Tasting: Correggia + a light supper

A relaxing jaunt through some wonderfully elegant Roero wines, which are real staff favourites. Freshness, minerality and elegance. Correggia offer distinctly un-showy yet supremely satisfying Nebbiolos and some terrific whites including an oak age Sauvignon. The style at Correggia is very relaxed and it was a lovely way to end the first day.


Tasting: Altare

This was quite an experience. This estate is steeped in history with Elio’s father refusing to speak to him for seven years whilst living in the same house! Narrow avoidance of financial ruin and all sorts… The wines are nothing short of spectacular, Sylvia Altare served us a 1990 Barbera Larigi blind which confounded us all with its freshness and seriousness. Stunningly good Barbera, so serious that most of us thought it Nebbiolo.

Tasting: Vietti

Like the wines, the Vietti estate comes across as elegant, sophisticated and impressive. There is very much a sense of having arrived. Vietti is one of the originals and still one of the very best.

Lunch: More e Macine in La Morra

A terrifically indulgent, chaotic and lengthy scramble through some wonderful food. We kept trying to leave but they just wouldn’t let us. Very memorable, especially the panacotta which was so full of flavour we had to ask how they made it, the answer… some milk and something to make the milk set. Brilliant!

Tasting: Clerico

Luciano and Domenico took us on a tour of this astonishing new winery and through these remarkable wines. Clerico continue to ease off on and adapt their use of new oak making these wines a little more accessible. However, as ever it is with age that they shine, Percristina 1998 and a delicious Ciabot Mentin Ginestra 2003 were the highlights here.

Tasting: Marengo + a light supper (a five course, highly sophisticated light supper!)

We love Marco Marengo, so gentle, relaxed and honest and with so much Brunate! This is without doubt one of the best value domaines out there. Seamless wines with such authenticity and elegance yet with power and real ability to age. These are exactly the kind of wines we like to drink and we did! Marco and Jenny treated us to a stunning supper in their house. Proper Piedmontese cuisine and lots of Brunate. What a night! Again the 2006 Brunate sticks in the memory.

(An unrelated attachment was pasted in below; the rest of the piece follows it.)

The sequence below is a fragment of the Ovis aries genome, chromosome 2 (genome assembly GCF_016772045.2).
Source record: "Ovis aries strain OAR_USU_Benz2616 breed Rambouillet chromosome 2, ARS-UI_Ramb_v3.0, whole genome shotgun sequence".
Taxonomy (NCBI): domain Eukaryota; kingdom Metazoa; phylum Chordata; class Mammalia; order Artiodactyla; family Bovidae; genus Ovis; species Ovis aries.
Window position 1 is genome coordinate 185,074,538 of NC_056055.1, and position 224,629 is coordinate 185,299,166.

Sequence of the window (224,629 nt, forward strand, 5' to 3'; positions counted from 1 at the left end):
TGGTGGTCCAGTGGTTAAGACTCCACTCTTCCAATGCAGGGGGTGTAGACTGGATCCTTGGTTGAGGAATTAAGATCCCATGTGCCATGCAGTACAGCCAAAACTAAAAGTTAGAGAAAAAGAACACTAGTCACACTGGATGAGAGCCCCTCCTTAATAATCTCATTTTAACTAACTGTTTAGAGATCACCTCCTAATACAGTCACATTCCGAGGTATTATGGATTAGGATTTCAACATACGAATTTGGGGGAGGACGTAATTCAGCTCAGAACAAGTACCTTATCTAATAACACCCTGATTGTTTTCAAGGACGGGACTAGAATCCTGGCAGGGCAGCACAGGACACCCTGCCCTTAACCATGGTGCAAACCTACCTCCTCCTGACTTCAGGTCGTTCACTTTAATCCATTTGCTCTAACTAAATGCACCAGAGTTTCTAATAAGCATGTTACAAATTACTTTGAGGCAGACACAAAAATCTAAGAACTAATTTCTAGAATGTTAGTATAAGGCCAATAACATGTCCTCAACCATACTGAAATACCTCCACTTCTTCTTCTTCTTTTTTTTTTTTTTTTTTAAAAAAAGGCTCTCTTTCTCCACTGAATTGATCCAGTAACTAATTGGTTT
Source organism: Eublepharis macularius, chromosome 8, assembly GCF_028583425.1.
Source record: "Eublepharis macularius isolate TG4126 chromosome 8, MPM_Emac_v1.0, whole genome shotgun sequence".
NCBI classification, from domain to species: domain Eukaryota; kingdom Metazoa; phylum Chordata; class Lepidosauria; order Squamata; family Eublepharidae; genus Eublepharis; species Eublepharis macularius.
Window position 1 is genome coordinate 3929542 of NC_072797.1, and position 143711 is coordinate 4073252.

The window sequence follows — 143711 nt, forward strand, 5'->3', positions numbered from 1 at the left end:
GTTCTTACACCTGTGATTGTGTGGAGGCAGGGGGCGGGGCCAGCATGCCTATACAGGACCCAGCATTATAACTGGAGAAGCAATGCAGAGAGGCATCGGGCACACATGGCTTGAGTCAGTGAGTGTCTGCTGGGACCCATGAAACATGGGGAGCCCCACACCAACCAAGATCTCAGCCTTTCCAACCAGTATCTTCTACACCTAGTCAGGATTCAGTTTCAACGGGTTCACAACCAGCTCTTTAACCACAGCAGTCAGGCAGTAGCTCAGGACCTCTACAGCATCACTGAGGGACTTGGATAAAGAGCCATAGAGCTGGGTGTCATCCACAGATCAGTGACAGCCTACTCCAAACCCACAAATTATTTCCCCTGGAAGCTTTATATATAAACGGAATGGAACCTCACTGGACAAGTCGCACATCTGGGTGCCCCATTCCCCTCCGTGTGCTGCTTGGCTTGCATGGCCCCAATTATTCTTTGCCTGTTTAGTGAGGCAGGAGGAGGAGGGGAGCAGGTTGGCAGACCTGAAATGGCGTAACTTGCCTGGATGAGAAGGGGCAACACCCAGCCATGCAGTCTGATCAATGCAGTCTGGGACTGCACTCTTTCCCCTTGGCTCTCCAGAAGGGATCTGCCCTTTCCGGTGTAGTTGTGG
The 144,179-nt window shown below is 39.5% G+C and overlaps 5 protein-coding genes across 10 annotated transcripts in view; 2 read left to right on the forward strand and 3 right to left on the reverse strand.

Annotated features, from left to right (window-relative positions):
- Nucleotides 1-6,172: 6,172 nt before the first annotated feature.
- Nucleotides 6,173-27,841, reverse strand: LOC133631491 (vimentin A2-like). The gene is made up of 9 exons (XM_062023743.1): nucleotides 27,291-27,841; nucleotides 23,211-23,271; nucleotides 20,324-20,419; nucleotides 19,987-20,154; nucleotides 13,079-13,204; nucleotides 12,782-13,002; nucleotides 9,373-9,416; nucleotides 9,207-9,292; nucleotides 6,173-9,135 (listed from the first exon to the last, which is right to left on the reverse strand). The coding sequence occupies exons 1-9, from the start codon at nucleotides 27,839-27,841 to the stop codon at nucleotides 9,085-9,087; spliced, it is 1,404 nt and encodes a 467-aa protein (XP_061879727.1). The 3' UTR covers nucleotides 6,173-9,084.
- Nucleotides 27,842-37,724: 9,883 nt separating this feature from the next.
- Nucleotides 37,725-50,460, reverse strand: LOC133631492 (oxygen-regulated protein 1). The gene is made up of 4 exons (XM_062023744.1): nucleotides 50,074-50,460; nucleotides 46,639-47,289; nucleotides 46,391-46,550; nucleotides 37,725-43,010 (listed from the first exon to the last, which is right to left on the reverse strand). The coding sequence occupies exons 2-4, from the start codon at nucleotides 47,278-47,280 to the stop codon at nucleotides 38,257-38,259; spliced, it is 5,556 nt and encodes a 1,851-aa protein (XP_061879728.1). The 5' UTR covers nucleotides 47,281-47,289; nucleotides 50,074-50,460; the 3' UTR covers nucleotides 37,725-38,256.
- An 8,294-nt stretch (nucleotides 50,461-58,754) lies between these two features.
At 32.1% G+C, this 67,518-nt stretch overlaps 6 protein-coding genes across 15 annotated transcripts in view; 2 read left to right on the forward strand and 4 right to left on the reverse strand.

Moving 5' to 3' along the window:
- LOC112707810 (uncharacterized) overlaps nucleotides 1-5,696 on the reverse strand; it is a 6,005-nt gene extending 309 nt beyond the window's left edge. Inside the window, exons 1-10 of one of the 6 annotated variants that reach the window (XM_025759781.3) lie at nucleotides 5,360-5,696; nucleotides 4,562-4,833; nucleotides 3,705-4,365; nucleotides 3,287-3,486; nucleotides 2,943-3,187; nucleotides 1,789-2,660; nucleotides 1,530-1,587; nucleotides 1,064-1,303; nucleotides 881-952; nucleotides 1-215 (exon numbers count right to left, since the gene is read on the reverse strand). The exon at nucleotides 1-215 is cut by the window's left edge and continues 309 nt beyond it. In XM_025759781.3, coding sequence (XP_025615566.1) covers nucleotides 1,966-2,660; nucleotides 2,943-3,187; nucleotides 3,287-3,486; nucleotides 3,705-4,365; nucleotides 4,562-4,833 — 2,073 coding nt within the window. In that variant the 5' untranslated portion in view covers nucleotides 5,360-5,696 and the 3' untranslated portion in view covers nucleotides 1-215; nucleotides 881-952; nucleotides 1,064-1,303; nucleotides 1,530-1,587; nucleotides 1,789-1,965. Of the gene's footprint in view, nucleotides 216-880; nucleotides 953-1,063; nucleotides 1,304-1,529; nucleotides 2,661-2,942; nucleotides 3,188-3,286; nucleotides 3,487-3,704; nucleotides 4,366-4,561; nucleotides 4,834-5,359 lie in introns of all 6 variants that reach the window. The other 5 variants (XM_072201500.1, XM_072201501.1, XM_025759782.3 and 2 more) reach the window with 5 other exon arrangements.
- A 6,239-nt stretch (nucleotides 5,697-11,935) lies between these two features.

So, what did we learn?

Piedmont is in so many ways like Burgundy, in fact many of the producers we visited had as much Burgundy in the cellar as they did Nebbiolo. We found the sense of terroir, delicacy, etherealness and elegance that is so striking in Burgundy here in Piedmont and these guys have white truffles too! Like Burgundy, volumes are small and it feels like Piedmont is starting to take off in the same way that Burgundy has done over the last 10 years.

Buy more 2006 and 2008 Barolo: two different sides of the classical coin. Buy 2007s and 2005s to drink in the meantime. 2005s are delivering way above expectations!

Regardless of points, reviews and investment potential, in some parts of the world wine is still all about families.

In Piedmont, the hazelnuts are almost as good as the wines, especially at Altare. Oh, and Elio’s Coppa Ham is pretty special too!

Martin Buchanan, Private Clients Sales Account Manager